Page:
Dear Ms. Hoy,
I just want to do what my spouse/friend asked me before he died. He wrote a great book and verbally, and in a short email, gave me the book to continue its printing. He did a third edition, and changed the ISBN number prior to passing so I could start a new copy, and continue his legacy.
The estate claims it belongs to them. I have also been given the only copy of the 3rd edition on a computer stick. I have two emails thanking him for this gift and I promised him I would pay out of pocket to continue his book. I feel copyright law is void as he told me verbally, and by email, and I have a witness who talked to him about giving the book to me.
It was intentionally left out of the will completely as he did not want his ex-wife or friends, who wanted the rights, to be upset with him. He also said it was a gift – one of many he gifted to people and kept out of his will.
Although I, too, am a beneficiary, I wish to do as he asked me. What can I do, if anything?
I am not an attorney and this is not legal advice. Please consult with an attorney for your specific needs.
I am very, very sorry for your loss. I know this is frustrating for you. Unfortunately, I have seen this type of situation before.
First, copyright law is never “void.” There are specific requirements for bequeathing assets to individuals in order for those to be accepted by the courts. For example, we recently sent a variety of changes to our wills to our attorney. She was leaving town for two weeks, and couldn’t process them right away. She said that, if we died before the changes were implemented, and even though she had an email from us with our express wishes, only the terms of the old wills would be recognized by the courts. The new wills won’t be valid until they are finalized and notarized.
It’s not clear if you and he were still legally married or not. If you were his wife when he passed, I would assume you would be in charge of the estate…but that doesn’t appear that is the case.
Since he didn’t specifically leave his book rights to you in his will, I doubt you would win in court if you pursue this. If his attorney advised him to leave assets out of the will to avoid upsetting family members or friends, that attorney should be tarred, feathered, and disbarred. However, it sounds like your friend perhaps did not get the advice of an attorney when writing the will.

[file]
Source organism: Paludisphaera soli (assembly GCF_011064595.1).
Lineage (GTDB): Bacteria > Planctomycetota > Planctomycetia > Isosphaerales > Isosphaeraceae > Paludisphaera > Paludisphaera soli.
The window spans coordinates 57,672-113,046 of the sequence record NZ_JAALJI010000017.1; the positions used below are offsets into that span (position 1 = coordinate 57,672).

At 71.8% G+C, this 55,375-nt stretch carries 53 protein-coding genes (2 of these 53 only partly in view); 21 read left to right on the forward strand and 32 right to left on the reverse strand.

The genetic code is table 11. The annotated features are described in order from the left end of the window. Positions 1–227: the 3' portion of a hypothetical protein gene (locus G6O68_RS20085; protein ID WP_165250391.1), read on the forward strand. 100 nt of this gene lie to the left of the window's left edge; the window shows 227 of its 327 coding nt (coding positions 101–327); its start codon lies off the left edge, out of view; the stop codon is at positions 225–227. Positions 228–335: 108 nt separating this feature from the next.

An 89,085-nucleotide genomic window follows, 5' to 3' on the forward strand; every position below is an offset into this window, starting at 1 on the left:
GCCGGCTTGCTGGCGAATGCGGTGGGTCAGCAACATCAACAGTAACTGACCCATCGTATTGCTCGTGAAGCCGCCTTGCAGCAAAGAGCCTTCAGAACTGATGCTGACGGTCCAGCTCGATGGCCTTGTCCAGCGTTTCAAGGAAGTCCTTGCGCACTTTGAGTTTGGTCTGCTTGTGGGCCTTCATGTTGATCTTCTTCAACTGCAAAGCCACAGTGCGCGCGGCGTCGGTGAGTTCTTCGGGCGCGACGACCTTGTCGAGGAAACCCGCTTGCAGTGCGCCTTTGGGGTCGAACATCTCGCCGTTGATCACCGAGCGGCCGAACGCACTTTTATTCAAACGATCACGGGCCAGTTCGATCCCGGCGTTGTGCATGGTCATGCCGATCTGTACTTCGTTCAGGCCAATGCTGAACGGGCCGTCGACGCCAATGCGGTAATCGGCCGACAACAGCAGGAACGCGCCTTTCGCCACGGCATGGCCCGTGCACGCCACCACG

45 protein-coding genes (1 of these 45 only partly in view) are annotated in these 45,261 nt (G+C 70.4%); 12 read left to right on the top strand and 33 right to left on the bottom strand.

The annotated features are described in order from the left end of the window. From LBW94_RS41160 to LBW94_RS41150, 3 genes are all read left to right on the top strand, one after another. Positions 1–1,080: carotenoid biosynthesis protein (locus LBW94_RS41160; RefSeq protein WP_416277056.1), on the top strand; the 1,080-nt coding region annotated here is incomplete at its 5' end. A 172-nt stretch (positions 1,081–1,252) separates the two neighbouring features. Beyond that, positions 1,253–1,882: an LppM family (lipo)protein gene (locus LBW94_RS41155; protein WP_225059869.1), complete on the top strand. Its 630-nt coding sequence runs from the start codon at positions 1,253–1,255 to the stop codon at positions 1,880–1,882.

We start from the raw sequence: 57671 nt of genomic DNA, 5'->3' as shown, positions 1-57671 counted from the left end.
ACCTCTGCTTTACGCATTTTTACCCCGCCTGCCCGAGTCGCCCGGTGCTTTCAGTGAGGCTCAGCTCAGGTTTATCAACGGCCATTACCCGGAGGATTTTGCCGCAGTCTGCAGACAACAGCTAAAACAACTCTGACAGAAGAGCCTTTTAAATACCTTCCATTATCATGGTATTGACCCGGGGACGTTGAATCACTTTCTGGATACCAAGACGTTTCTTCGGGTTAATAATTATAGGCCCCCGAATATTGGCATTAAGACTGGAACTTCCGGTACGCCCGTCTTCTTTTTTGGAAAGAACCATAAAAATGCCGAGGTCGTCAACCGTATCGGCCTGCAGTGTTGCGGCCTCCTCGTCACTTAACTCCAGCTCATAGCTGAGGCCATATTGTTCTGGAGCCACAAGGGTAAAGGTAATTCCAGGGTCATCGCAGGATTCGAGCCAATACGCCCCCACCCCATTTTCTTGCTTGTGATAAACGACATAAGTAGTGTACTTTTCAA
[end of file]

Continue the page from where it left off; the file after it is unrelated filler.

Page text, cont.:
It would stand to reason that you have already shared the emails you exchanged with him with the executor and they, apparently, didn’t agree with his wishes, or perhaps didn’t believe the emails were real.
If I was in your shoes, I would not pursue publishing his book. And, as a gesture of good will, I would give an electronic copy of the manuscript to the estate. A fight of this nature would likely not be worth it, emotionally nor financially, in the long run.
Additional info. is here:
Can I Publish My Dead Friend’s Manuscript? No!
Affordable Copyright Registration is available through the WritersWeekly Author Service Center!
Mailing Your Manuscript to Yourself Does NOT Copyright Your Work!
My Relative Died. Can I Have Their Book Republished Elsewhere?
Never, Ever Assume You Can Use a Deceased Person’s Work
“A local artist died. Can I use his painting on my book’s cover?”
“An author died and the publisher wants to put MY name on the new edition?!”
Do NOT Bequeath Your Book’s Copyright to a Third Party Without Obtaining Permission First!
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I’d say that the situation is rather unclear. What’s wrong with your friend? I suppose that it would be better to pass it on to someone who will take do care of it.
Her friend passed away. 🙁
Here am I again but me thinks emails are not accepted in such cases. I had someone tell me those are too “iffy.”
That’s correct. Emails can be too easily fabricated.
I am confuse by your advice. I would not give anything to anybody else until a court said to do it.
Nothing good can come by doing that.
Moreover, any gift before a person dies can NOT be reclaimed by the estate later. Possible exception if they can prove fraud or deceit, which is not the case here.
The writer needs an attorney and should have no problem winning in court.
I’ll add additional advice. If you are a writer, do dispose of your literary estate in your will. It’s surprising how many famous authors, i.e. John Steinbeck, did not. Pass it on to someone who will take do care of it. Otherwise, you can’t be certain how it may end up.